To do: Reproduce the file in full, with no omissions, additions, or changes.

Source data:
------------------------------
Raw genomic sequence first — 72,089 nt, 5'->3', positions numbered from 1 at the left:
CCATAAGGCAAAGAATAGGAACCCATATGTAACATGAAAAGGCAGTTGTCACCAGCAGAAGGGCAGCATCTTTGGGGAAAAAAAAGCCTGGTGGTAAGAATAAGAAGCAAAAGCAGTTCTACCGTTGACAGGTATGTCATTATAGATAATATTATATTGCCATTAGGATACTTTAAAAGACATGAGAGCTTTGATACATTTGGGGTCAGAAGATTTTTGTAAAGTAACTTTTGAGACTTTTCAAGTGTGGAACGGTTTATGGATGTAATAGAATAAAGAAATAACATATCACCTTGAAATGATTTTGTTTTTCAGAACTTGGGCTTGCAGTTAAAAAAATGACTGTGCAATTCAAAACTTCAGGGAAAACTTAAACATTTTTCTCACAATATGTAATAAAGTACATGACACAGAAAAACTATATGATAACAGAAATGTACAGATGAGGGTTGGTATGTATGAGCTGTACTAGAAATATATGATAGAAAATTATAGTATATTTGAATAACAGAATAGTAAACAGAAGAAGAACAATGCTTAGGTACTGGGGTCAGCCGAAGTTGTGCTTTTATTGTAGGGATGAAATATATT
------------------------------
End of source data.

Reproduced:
Raw genomic sequence first — 72,089 nt, 5'->3', positions numbered from 1 at the left:
CCATAAGGCAAAGAATAGGAACCCATATGTAACATGAAAAGGCAGTTGTCACCAGCAGAAGGGCAGCATCTTTGGGGAAAAAAAAGCCTGGTGGTAAGAATAAGAAGCAAAAGCAGTTCTACCGTTGACAGGTATGTCATTATAGATAATATTATATTGCCATTAGGATACTTTAAAAGACATGAGAGCTTTGATACATTTGGGGTCAGAAGATTTTTGTAAAGTAACTTTTGAGACTTTTCAAGTGTGGAACGGTTTATGGATGTAATAGAATAAAGAAATAACATATCACCTTGAAATGATTTTGTTTTTCAGAACTTGGGCTTGCAGTTAAAAAAATGACTGTGCAATTCAAAACTTCAGGGAAAACTTAAACATTTTTCTCACAATATGTAATAAAGTACATGACACAGAAAAACTATATGATAACAGAAATGTACAGATGAGGGTTGGTATGTATGAGCTGTACTAGAAATATATGATAGAAAATTATAGTATATTTGAATAACAGAATAGTAAACAGAAGAAGAACAATGCTTAGGTACTGGGGTCAGCCGAAGTTGTGCTTTTATTGTAGGGATGAAATATATT